I’ve gotten a lot more involved in Italian Club (Baccano) this semester, which has been a really good move for me. I was the acting vice-president for the whole semester, with the original president studying in Bologna and the original VP being the president. I got to help write our budget, plan and set up events, and recruit people to show up, which I just had a blast doing. In fact, I came up with the karaoke and wine tasting event we hosted in November, which I’ll talk about later. We had a few classic events and a few new ones this semester: our classic bake sale and our Italian-language conversations were a success as always, but we had a bocce tournament that was new, along with the karaoke event. We also had a party for the majors and minors in Italian near the end of the semester, where we got to eat pizza together and just discuss all the fun stuff we wanted to do going forward. It was awesome to get together with a lot of the other students and really soak in the Italian, because it can be really hard to find other people who are willing to speak it as often as I am. The party showed just how many people were interested in Italian. It was encouraging because we’ve had a problem with enough people wanting to learn the language, but with how well the club went this year and our new professors finally getting used to Norman, I think Baccano is only going up from here on out. While I may not keep my position when the original president returns, I definitely want to stay involved and have a good influence on the future of the Italian program here at OU.

Italian Karaoke

This semester, we had one of the most fun events we’ve ever thrown for Baccano: A wine-tasting and karaoke night at Michaelangelos! Obviously the wine tasting was a little more *unofficial*, but everyone knows its impossible to sing Italian songs (or karaoke in general) until your second glass of wine. Michaelangelos was the absolute perfect place to throw it, seeing as the Italian professors already loved going there for the fantastic coffee, and they had a ready-made stage and screen for the karaoke. At first, I was worried no one was going to show up, and it’d just be me and few others. It’s been hard for us to get people excited about Baccano events. It wasn’t exactly well-managed in the past, and no we’re fighting hard to bring it to some sort of relevance. Anyways, after the first few shuffled in, a lot more people started coming, including most of the Italian professors and some people living in Norman from Italy. A good chunk of new students came as well, which was very encouraging. Karaoke, though, can turn out very awkward if no one steps up, and that’s definitely what happened at first. Eventually I got my courage up and I was the first one up, after making my professor and the club president promise that they’d go up next of course. It may have started slow but by the end of the night just about everyone had sang, sometimes multiple times. All the professors go involved as well, which is just hilarious and so much fun to watch. Everyone who went said they had a great time, and it’s definitely something I’m looking forward to again next semester!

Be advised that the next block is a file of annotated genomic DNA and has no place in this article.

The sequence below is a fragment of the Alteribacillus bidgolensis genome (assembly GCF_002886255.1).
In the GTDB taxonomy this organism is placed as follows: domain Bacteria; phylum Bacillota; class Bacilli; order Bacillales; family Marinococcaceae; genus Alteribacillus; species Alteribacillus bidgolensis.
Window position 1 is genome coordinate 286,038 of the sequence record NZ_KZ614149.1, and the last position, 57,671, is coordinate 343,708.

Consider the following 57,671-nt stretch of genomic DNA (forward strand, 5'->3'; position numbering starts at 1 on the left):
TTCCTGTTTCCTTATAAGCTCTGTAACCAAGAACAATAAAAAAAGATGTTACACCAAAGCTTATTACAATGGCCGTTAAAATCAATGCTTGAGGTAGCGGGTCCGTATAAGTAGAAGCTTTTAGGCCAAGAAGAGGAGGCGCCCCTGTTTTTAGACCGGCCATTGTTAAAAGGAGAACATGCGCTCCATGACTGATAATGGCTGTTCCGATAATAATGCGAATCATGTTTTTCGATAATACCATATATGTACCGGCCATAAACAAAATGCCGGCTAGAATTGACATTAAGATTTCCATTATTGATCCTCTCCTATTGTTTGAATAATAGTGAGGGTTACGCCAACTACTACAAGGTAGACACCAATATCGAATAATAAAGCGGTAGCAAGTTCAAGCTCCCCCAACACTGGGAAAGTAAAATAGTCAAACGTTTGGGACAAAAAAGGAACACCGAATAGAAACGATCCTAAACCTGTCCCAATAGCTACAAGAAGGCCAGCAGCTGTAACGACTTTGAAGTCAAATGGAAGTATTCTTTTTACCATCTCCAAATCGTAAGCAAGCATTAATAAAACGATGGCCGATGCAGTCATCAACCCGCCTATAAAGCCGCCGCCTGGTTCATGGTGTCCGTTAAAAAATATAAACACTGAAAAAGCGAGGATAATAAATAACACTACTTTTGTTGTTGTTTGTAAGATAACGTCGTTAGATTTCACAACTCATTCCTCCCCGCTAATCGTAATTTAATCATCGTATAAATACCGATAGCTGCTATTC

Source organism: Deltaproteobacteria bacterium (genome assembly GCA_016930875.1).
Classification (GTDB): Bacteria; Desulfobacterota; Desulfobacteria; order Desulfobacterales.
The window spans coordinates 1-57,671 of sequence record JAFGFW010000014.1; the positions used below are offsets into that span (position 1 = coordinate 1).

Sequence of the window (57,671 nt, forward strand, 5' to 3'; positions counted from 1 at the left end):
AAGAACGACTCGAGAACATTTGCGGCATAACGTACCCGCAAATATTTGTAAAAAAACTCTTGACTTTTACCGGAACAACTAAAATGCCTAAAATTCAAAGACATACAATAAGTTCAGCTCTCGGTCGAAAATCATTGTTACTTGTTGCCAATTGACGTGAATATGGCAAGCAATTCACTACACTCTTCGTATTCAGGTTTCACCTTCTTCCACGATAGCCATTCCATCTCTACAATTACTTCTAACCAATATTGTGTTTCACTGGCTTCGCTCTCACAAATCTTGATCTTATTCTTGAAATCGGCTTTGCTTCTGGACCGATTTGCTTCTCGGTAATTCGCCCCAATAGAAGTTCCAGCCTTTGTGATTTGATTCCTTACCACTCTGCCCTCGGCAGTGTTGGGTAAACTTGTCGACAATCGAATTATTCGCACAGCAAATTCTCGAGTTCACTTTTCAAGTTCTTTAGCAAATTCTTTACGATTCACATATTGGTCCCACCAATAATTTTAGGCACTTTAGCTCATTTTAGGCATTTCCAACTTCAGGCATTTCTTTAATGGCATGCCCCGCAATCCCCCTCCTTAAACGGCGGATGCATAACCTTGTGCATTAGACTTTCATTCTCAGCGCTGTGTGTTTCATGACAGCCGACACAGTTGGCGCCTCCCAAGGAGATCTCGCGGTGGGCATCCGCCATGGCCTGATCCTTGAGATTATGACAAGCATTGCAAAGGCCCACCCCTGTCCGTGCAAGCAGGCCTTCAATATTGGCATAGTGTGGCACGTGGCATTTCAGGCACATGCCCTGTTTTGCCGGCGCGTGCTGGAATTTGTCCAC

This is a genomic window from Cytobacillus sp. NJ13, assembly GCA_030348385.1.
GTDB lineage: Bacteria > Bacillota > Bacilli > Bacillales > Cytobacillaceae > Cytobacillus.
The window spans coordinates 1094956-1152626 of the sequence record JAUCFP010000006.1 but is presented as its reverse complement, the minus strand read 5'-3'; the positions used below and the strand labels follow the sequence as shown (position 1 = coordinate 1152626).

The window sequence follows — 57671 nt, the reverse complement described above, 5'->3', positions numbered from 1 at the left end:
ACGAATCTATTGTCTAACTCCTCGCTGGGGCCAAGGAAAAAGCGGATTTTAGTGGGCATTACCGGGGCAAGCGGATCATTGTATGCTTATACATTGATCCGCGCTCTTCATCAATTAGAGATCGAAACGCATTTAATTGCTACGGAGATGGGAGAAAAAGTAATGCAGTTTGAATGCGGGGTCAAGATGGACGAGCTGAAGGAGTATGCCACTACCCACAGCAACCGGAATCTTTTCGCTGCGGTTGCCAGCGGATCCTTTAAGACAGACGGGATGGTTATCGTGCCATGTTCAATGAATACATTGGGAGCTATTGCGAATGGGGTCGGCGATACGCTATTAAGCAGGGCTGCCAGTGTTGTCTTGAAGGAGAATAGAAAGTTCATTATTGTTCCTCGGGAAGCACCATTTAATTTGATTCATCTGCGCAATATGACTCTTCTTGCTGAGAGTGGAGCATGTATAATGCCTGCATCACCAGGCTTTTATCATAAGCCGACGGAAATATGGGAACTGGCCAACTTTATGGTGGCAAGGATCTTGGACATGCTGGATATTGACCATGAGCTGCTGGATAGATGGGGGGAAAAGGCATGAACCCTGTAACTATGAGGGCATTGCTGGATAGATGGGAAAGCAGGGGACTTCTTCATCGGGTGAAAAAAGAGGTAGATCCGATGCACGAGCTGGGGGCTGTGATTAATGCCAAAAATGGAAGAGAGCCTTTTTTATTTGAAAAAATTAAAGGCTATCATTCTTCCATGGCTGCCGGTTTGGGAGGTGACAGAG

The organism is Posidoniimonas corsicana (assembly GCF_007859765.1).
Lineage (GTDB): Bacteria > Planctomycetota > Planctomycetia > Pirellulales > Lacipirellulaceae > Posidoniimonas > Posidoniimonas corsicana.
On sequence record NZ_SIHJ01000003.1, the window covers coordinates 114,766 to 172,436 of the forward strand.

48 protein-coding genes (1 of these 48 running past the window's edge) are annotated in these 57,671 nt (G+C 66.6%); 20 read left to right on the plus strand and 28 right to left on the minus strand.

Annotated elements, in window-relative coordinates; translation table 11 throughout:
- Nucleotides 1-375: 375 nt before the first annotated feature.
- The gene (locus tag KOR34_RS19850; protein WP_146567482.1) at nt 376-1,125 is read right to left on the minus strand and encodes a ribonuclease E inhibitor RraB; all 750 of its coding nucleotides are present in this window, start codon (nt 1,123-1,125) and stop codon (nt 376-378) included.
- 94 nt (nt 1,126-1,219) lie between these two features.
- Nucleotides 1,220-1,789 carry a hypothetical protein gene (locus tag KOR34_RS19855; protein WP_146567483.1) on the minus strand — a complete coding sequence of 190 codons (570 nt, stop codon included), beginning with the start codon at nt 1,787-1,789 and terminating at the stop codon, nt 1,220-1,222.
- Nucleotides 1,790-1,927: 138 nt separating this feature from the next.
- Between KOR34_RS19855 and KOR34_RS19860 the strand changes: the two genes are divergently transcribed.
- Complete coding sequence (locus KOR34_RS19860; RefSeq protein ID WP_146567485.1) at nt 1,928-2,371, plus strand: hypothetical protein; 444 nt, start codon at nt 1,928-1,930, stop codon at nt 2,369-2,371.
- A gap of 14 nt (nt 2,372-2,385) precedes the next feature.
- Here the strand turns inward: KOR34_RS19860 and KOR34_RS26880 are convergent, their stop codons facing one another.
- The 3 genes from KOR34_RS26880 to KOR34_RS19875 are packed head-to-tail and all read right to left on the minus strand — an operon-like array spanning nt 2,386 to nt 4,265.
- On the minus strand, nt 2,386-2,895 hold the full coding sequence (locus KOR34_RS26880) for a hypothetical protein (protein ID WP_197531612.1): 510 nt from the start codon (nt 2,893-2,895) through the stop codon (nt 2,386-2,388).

Caffè e Conversazione

Caffè e Conversazione is one of the things I look forward to most in a semester. It’s an event that Baccano throws a few times a semester, where students from all levels of Italian get together at Crimson and Whipped Cream to practice their speaking. I started with it a year ago just to practice, but it’s become a great chance to see old friends and people I don’t get to run into very often. Now that Baccano has been built up more than before, more people tend to show up and make it a much more fun time, including professors and older Italians from around town. Sometimes, I’ve spent an hour just talking casually to my professors, which is a really cool and unique experience. It’s hard to see all of these folks regularly, seeing as they have different classes and lives than me, so talking to them at these events is a good time to catch up. I’d like to expand the event further in the future, however, because eventually it’ll be too crowded for that little coffee shop. I don’t quite know how I’d do that but that’s a problem for the future. For the moment, I’m definitely going to continue going to the conversations in the future.